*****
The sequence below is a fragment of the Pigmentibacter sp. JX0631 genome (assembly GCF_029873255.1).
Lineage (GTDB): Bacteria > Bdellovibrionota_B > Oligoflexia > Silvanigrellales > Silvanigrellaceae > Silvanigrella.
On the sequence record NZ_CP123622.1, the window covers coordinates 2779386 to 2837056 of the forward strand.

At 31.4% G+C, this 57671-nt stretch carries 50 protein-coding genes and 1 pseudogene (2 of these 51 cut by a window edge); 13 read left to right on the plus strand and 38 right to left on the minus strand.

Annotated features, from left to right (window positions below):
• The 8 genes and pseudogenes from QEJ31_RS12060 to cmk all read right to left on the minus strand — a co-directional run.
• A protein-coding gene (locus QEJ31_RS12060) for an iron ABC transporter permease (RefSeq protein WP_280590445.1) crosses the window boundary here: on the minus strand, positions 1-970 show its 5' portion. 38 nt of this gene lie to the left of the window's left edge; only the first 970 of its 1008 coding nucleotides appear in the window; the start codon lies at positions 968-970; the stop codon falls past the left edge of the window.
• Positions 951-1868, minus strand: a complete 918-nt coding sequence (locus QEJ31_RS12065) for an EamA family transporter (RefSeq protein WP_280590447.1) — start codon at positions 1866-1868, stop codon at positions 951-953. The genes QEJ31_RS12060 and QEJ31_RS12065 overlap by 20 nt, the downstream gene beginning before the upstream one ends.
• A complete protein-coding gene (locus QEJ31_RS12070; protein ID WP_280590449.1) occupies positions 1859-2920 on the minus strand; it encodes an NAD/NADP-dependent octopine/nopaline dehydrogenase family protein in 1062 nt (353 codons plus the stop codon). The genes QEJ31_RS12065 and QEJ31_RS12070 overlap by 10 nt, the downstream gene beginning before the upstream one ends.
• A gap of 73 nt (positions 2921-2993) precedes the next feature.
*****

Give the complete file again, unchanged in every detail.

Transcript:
The sequence below is a fragment of the Pigmentibacter sp. JX0631 genome (assembly GCF_029873255.1).
Lineage (GTDB): Bacteria > Bdellovibrionota_B > Oligoflexia > Silvanigrellales > Silvanigrellaceae > Silvanigrella.
On the sequence record NZ_CP123622.1, the window covers coordinates 2779386 to 2837056 of the forward strand.

At 31.4% G+C, this 57671-nt stretch carries 50 protein-coding genes and 1 pseudogene (2 of these 51 cut by a window edge); 13 read left to right on the plus strand and 38 right to left on the minus strand.

Annotated features, from left to right (window positions below):
• The 8 genes and pseudogenes from QEJ31_RS12060 to cmk all read right to left on the minus strand — a co-directional run.
• A protein-coding gene (locus QEJ31_RS12060) for an iron ABC transporter permease (RefSeq protein WP_280590445.1) crosses the window boundary here: on the minus strand, positions 1-970 show its 5' portion. 38 nt of this gene lie to the left of the window's left edge; only the first 970 of its 1008 coding nucleotides appear in the window; the start codon lies at positions 968-970; the stop codon falls past the left edge of the window.
• Positions 951-1868, minus strand: a complete 918-nt coding sequence (locus QEJ31_RS12065) for an EamA family transporter (RefSeq protein WP_280590447.1) — start codon at positions 1866-1868, stop codon at positions 951-953. The genes QEJ31_RS12060 and QEJ31_RS12065 overlap by 20 nt, the downstream gene beginning before the upstream one ends.
• A complete protein-coding gene (locus QEJ31_RS12070; protein ID WP_280590449.1) occupies positions 1859-2920 on the minus strand; it encodes an NAD/NADP-dependent octopine/nopaline dehydrogenase family protein in 1062 nt (353 codons plus the stop codon). The genes QEJ31_RS12065 and QEJ31_RS12070 overlap by 10 nt, the downstream gene beginning before the upstream one ends.
• A gap of 73 nt (positions 2921-2993) precedes the next feature.